“I used to work on Wall Street. Don’t throw stones at me,” joked former business analyst Alexis Goldstein at a demonstration outside the Citigroup building in Long Island City, on June 25.
Goldstein, a keynote speaker in the Occupy Wall Street movement and former vice president at Merrill Lynch and Deutsche Bank,addressed a small crowd from Occupy Astoria/Long Island City, who brought their “day of public outrage” to the steps of one of the world’s largest banks, to protest the role private money plays in American politics and to call on government to do more to protect investors against the darker side of Wall Street.
Flanked by police officers, Goldstein gave the inside scoop on Wall Street, while urging federal agencies, such as the Securities & Exchange Commission, to exact greater penalties for those found guilty of defrauding investors.
Far from being a glamorous world of gold cufflinks and pinstripes suits, she blasted away at Wall Street, describing it as “very toxic,” as a “hyper-aggressive” working environment where bitter envy among employees stuck in a hive of cubicles is the rule not the exception.
And, she added, where investor fraud is more common than the general public suspects or could possibly stomach.
Goldstein was joined by former British diplomat Carne Ross and member of the Occupy Wall Street Working Group on Alternative Banking, as well as Brendan Fay and Mark Morone, founding members of Occupy Astoria/LIC.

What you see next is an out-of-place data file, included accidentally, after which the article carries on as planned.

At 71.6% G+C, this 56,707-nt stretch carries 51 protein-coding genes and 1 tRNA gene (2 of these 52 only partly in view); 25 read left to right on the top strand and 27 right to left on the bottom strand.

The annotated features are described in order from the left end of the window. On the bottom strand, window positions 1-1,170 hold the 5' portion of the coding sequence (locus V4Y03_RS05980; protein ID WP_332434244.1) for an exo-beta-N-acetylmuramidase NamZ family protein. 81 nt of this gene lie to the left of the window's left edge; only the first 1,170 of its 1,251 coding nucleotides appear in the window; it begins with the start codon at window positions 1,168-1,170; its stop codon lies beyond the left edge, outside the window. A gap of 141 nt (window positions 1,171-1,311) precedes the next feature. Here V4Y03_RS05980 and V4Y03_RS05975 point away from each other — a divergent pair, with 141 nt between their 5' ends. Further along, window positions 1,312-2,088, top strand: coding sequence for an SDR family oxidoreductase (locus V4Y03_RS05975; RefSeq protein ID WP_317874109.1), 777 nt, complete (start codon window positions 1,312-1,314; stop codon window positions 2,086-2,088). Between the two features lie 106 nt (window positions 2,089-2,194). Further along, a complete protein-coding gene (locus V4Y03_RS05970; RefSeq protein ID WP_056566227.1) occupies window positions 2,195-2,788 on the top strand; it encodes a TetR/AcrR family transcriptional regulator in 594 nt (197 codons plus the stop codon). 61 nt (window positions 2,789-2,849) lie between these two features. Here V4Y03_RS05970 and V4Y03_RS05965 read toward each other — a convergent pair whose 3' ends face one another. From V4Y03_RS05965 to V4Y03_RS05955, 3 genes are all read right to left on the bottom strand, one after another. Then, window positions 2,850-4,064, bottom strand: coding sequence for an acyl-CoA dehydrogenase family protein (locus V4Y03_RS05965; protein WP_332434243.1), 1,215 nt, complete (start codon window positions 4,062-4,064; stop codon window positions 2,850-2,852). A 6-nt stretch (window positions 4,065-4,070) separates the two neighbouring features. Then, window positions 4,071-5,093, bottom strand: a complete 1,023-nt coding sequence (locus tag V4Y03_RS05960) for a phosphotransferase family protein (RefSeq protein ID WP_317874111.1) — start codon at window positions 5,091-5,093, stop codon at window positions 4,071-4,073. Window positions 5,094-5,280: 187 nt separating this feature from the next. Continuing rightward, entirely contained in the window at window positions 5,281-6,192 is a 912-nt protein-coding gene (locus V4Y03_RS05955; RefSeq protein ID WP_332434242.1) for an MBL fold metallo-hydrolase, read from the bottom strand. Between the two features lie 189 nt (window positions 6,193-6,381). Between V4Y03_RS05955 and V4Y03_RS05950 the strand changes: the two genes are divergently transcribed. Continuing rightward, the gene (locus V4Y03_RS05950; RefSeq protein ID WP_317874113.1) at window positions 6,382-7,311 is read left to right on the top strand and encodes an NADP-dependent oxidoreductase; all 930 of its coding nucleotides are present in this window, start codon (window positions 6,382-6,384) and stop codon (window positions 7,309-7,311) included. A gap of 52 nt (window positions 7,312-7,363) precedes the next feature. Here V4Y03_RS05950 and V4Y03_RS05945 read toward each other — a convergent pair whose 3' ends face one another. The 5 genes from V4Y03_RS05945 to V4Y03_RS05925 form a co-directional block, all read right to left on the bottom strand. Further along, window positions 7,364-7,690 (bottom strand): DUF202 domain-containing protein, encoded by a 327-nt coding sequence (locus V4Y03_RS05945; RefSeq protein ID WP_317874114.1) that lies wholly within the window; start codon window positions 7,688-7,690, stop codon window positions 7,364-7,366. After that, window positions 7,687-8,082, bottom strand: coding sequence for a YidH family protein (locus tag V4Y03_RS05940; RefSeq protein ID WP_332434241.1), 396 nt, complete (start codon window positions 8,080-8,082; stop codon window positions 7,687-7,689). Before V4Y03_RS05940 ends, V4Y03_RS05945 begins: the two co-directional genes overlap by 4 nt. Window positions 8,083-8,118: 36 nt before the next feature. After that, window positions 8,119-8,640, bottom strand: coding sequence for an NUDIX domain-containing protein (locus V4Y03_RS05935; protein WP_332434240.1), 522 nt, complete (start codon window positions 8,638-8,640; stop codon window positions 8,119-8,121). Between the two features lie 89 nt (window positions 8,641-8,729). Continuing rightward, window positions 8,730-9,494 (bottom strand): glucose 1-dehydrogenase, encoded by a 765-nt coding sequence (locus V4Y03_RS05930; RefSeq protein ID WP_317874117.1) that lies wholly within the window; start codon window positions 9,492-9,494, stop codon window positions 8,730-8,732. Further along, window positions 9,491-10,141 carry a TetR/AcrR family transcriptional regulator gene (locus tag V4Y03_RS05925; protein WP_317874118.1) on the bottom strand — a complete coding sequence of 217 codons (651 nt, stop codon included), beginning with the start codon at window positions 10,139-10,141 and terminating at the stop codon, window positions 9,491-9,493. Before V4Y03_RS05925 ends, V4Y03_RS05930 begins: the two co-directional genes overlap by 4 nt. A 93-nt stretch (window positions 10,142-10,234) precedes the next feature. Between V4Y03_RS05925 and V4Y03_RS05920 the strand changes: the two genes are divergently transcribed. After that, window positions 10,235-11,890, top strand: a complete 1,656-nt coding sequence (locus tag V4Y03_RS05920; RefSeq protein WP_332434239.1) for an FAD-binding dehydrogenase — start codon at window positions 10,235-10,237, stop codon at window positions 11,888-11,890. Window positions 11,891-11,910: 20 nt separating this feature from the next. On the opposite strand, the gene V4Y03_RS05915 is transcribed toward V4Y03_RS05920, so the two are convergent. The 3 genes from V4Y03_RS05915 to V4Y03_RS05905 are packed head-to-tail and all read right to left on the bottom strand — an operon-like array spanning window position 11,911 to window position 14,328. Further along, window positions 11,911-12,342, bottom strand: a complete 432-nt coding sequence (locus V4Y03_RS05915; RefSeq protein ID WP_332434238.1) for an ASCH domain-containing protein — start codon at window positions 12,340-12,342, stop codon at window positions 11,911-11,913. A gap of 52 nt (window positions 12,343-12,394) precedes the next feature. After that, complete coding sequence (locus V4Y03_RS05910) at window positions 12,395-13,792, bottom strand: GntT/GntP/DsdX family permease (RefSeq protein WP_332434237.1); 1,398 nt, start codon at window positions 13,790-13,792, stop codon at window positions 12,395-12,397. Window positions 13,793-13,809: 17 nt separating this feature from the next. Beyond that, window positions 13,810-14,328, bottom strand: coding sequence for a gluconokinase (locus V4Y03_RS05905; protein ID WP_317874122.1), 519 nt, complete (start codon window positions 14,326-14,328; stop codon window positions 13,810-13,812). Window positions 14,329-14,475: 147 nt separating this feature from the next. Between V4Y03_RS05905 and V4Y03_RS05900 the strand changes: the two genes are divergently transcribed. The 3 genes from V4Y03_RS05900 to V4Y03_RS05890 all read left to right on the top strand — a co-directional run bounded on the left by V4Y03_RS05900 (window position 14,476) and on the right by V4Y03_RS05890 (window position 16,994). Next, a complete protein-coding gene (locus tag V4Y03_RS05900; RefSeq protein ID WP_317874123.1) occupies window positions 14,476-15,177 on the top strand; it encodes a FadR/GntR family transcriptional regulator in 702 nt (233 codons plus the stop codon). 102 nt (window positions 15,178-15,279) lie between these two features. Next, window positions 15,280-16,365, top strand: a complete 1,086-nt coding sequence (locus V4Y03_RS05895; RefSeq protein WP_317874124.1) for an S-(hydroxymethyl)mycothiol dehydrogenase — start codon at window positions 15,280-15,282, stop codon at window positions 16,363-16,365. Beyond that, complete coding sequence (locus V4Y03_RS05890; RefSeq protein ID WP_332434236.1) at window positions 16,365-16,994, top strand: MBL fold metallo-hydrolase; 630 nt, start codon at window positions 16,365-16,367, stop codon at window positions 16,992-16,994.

It was the ‘occupation’ of Zuccotti Park on Sept. 17, which they described as the “inspiring moment” that prompted them to “bring the spirit of Occupy Wall Street” back to Queens and mobilize the 99 percent.
Since then they have been knocking on neighborhood doors, as well as organizing picnics and film screenings to draw in greater support. It’s a tactic that seems to be working, rallying almost 200 members of the movement to the cause.
In response to claims by the group that Citigroup did not pay any income taxes in 2010, but made $4 billion in profits,Catherine Pulley,spokesperson for Citibank issued the following statement.
“We understand and respect that consumers have choices when it comes to their banking needs. We are proud that millions of Americans choose Citibank and we will continue to work hard to earn their business.”
Despite the optimism among protestors, a forensic accountant who stepped out of the Citigroup building for a smoking break dismissed the demonstration as “meaningless.”
A former federal regulator in Washington, DC who is now a “consultant for the banks,” he said the system simply leans in favor of those with the deepest pockets and the closest political connections.
He said that while he doesn’t think it is right, it is simply a fact of the political scene.
“Money is power and banks have power and the little guy doesn’t have any money, so he doesn’t have any power. And it’s unfortunate in this country, but that’s the way it is,” he said.